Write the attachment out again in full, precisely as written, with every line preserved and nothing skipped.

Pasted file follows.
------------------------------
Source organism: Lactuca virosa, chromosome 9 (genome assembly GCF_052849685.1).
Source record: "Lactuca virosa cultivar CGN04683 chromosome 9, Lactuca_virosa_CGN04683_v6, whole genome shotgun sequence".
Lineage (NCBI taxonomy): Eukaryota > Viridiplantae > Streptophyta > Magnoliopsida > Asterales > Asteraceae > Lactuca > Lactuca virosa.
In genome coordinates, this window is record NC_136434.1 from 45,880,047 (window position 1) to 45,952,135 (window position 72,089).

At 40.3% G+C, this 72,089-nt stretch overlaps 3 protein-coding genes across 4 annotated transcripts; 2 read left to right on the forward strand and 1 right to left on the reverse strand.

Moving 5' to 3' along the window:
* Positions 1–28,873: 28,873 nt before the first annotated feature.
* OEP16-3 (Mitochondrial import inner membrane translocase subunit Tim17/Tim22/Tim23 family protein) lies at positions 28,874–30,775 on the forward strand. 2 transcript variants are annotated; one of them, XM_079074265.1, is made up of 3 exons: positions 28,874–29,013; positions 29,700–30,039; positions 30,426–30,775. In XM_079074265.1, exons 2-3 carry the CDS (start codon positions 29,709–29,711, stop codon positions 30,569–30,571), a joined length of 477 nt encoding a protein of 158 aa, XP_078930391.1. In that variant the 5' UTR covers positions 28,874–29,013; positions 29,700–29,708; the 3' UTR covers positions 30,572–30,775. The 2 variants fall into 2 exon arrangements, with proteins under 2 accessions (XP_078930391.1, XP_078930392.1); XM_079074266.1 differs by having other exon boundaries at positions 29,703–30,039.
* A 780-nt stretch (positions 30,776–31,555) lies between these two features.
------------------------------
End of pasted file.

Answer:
Source organism: Lactuca virosa, chromosome 9 (genome assembly GCF_052849685.1).
Source record: "Lactuca virosa cultivar CGN04683 chromosome 9, Lactuca_virosa_CGN04683_v6, whole genome shotgun sequence".
Lineage (NCBI taxonomy): Eukaryota > Viridiplantae > Streptophyta > Magnoliopsida > Asterales > Asteraceae > Lactuca > Lactuca virosa.
In genome coordinates, this window is record NC_136434.1 from 45,880,047 (window position 1) to 45,952,135 (window position 72,089).

At 40.3% G+C, this 72,089-nt stretch overlaps 3 protein-coding genes across 4 annotated transcripts; 2 read left to right on the forward strand and 1 right to left on the reverse strand.

Moving 5' to 3' along the window:
* Positions 1–28,873: 28,873 nt before the first annotated feature.
* OEP16-3 (Mitochondrial import inner membrane translocase subunit Tim17/Tim22/Tim23 family protein) lies at positions 28,874–30,775 on the forward strand. 2 transcript variants are annotated; one of them, XM_079074265.1, is made up of 3 exons: positions 28,874–29,013; positions 29,700–30,039; positions 30,426–30,775. In XM_079074265.1, exons 2-3 carry the CDS (start codon positions 29,709–29,711, stop codon positions 30,569–30,571), a joined length of 477 nt encoding a protein of 158 aa, XP_078930391.1. In that variant the 5' UTR covers positions 28,874–29,013; positions 29,700–29,708; the 3' UTR covers positions 30,572–30,775. The 2 variants fall into 2 exon arrangements, with proteins under 2 accessions (XP_078930391.1, XP_078930392.1); XM_079074266.1 differs by having other exon boundaries at positions 29,703–30,039.
* A 780-nt stretch (positions 30,776–31,555) lies between these two features.